In 2009, the Indian Meteorological Department, or IMD, predicted a "near normal" monsoon. But the year saw one of the worst droughts in recent times. So this year, with the IMD projecting a "below normal" monsoon, alarm bells have already begun to toll. For a government struggling to keep runaway food inflation under control, there appears to be more trouble ahead.
Although it is early to assess its impact on the kharif crop, and the cascading effect that will have on food prices, a weak monsoon is likely to make matters worse. The IMD expects us to believe that strong and weak phases are a common feature of monsoons. But it is the geographical spread and the intensity of the monsoon that have always kept policy planners on tenterhooks. With the warning of a weak monsoon having already been sounded, one expects the government to swing into action and prepare for contingencies in agriculture, water resources and power.
But that may not happen, simply because in the past the government has failed to demonstrate its preparedness to meet any eventuality arising from a failure of the monsoon.
While the impact of a weak monsoon on agriculture is always measured in terms of a shortfall in production, it is the resulting agrarian distress that is much more worrying. Since 60 per cent of the farm sector is completely dependent on the monsoon, determining its spatial distribution and duration is crucial for perspective planning. There have been years when monsoons have appeared to be normal, yet parts of the country have either gone dry or witnessed severe floods. Last year, Bihar and Jharkhand witnessed severe drought while the rest of the country received bountiful rains. This year, the forecast is for a break in monsoon after its normal entry in June in the northwestern parts of the country, and thereafter the rains coming in lesser intensity over the south peninsular region comprising Kerala, Karnataka, Andhra Pradesh and Tamil Nadu.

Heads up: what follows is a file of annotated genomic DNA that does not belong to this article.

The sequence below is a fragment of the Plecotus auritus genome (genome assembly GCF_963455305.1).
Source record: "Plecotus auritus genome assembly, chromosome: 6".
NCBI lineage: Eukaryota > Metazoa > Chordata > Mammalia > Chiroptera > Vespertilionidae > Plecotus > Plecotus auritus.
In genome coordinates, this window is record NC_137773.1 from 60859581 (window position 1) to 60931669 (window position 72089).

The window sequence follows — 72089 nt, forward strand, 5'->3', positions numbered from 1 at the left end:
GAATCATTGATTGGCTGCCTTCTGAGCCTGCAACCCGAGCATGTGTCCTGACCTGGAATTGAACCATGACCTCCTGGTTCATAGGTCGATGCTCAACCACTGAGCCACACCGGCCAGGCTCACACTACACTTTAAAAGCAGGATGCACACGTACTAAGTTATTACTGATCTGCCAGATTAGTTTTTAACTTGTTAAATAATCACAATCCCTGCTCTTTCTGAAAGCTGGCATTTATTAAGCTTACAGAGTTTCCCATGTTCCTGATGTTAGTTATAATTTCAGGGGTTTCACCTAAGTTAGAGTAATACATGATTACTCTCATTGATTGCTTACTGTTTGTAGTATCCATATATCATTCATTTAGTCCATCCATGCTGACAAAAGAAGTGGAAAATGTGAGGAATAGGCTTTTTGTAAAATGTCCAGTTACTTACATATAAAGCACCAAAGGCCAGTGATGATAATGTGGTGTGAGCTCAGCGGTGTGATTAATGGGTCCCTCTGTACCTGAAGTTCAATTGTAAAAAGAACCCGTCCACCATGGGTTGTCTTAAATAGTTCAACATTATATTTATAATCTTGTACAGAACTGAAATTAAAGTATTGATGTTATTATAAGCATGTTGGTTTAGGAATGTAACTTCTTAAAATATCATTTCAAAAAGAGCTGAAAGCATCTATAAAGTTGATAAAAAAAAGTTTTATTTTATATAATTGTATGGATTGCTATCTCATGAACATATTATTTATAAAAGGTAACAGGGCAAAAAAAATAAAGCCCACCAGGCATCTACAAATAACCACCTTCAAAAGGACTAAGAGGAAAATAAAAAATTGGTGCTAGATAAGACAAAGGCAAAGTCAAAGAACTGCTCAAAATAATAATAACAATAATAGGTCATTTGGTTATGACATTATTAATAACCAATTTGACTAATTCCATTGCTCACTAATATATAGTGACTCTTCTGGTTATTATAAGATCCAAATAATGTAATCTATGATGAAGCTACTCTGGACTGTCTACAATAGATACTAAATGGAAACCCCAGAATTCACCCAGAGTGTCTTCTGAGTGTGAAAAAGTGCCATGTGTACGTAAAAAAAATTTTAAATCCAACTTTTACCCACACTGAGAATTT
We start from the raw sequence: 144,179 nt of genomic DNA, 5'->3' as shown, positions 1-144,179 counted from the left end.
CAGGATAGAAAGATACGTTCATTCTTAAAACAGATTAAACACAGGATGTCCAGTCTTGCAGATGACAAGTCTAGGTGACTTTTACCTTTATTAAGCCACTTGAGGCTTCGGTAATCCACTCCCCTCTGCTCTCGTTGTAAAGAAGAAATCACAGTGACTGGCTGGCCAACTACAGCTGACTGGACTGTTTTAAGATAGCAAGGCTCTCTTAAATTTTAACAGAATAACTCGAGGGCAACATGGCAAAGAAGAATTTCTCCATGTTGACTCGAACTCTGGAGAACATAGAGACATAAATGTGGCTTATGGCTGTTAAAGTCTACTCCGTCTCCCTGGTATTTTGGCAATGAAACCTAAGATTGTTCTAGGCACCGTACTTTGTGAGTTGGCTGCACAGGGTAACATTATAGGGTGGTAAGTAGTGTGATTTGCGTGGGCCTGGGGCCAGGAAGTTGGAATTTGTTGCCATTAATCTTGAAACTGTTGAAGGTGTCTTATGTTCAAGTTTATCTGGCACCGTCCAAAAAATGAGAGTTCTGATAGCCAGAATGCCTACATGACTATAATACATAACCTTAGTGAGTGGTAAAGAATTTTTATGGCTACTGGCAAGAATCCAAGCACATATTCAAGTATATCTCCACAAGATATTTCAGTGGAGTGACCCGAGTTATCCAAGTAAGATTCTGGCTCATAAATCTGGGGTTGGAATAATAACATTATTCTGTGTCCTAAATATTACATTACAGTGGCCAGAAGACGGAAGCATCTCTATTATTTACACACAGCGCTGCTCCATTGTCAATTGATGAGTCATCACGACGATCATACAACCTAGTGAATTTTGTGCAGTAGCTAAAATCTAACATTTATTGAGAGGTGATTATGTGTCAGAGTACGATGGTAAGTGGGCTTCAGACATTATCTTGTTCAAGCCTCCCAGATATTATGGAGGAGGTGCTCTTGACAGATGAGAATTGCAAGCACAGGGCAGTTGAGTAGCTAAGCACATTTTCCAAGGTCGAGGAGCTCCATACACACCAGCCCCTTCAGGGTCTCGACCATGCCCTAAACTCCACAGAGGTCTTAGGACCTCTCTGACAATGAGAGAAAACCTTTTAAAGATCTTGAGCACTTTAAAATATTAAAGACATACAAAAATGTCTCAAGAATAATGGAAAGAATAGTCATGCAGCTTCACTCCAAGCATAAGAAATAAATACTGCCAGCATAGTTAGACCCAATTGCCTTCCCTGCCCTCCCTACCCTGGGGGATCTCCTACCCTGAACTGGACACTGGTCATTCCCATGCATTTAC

If the droughts of 1987, 2002, 2004 and 2009 are anything to go by, any significant shortfall in rainfall intensity and its geographical spread will spell doom for the beleaguered farming community.
While the hapless farmers wait endlessly for the rains, it is the resulting agrarian distress that pushes them deeper and deeper into the quagmire of poverty and hunger. Even if the rains come on time in June and then disappear for the next two months, and then again there is a heavy downpour in August, the average performance would be termed near normal. But in the process, the entire freshly-sown crop would have withered away necessitating either re-sowing or, for many, abandoning the kharif crop altogether.
In the event of crop failure and re-sowing (for which seed comes at an exorbitant price), the sale of cattle is the first sign of distress. Eventually, there is forced migration pushing from the heartland of Bundelkhand in Uttar Pradesh and Madhya Pradesh to the cities in search of menial jobs. I have often seen farmers and farm workers migrating to places as far as the cold desert of Ladakh, even though they are not used to its harsh climate. The search for a minimal livelihood can take them anywhere. If the Mahatma Gandhi National Rural Employment Guarantee Act was working efficiently, I see no reason why such large-scale migrations would not have been contained by now.
To make matters worse, the paltry drought relief doled out by governments only adds to the farmers' misery. Despite the digital revolution and satellite imageries, drought assessment has remained primitive. For several years now, reports of drought relief cheques of Rs 10, Rs 30 and Rs 110 have been in the headlines.
For business and industry faced with recession in 2009, the government had doled out an attractive economic revival package which has still not been withdrawn. But for the poor farmers and landless labourers reeling under a bad spell of monsoon, and somehow surviving on the margins, the government has invariably failed to provide a farm revival package.
What is not being realised is that the farmer is not only a producer but also a consumer. Unlike in the United States where the consumer is not a producer, in India 60 per cent of the population comprising farm producers are also consumers. A farmer needs money in hand to indulge in some levels of consumption.
A healthy and vibrant rural economy, therefore, can have a domino effect on the national economy. Unless all-out efforts are made to prop up the sagging farm sector, trade and industry will fail to show the desired results. The warning of an impending drought is a perfect time to bring in suitable policy initiatives that can change the face of the rural economy. After all, let us not forget agriculture remains the mainstay of the Indian economy.
The author is a food policy analyst
Published on: Jul 21, 2011, 12:00 AM IST
Posted by: Navneeta N, Jul 21, 2011, 12:00 AM IST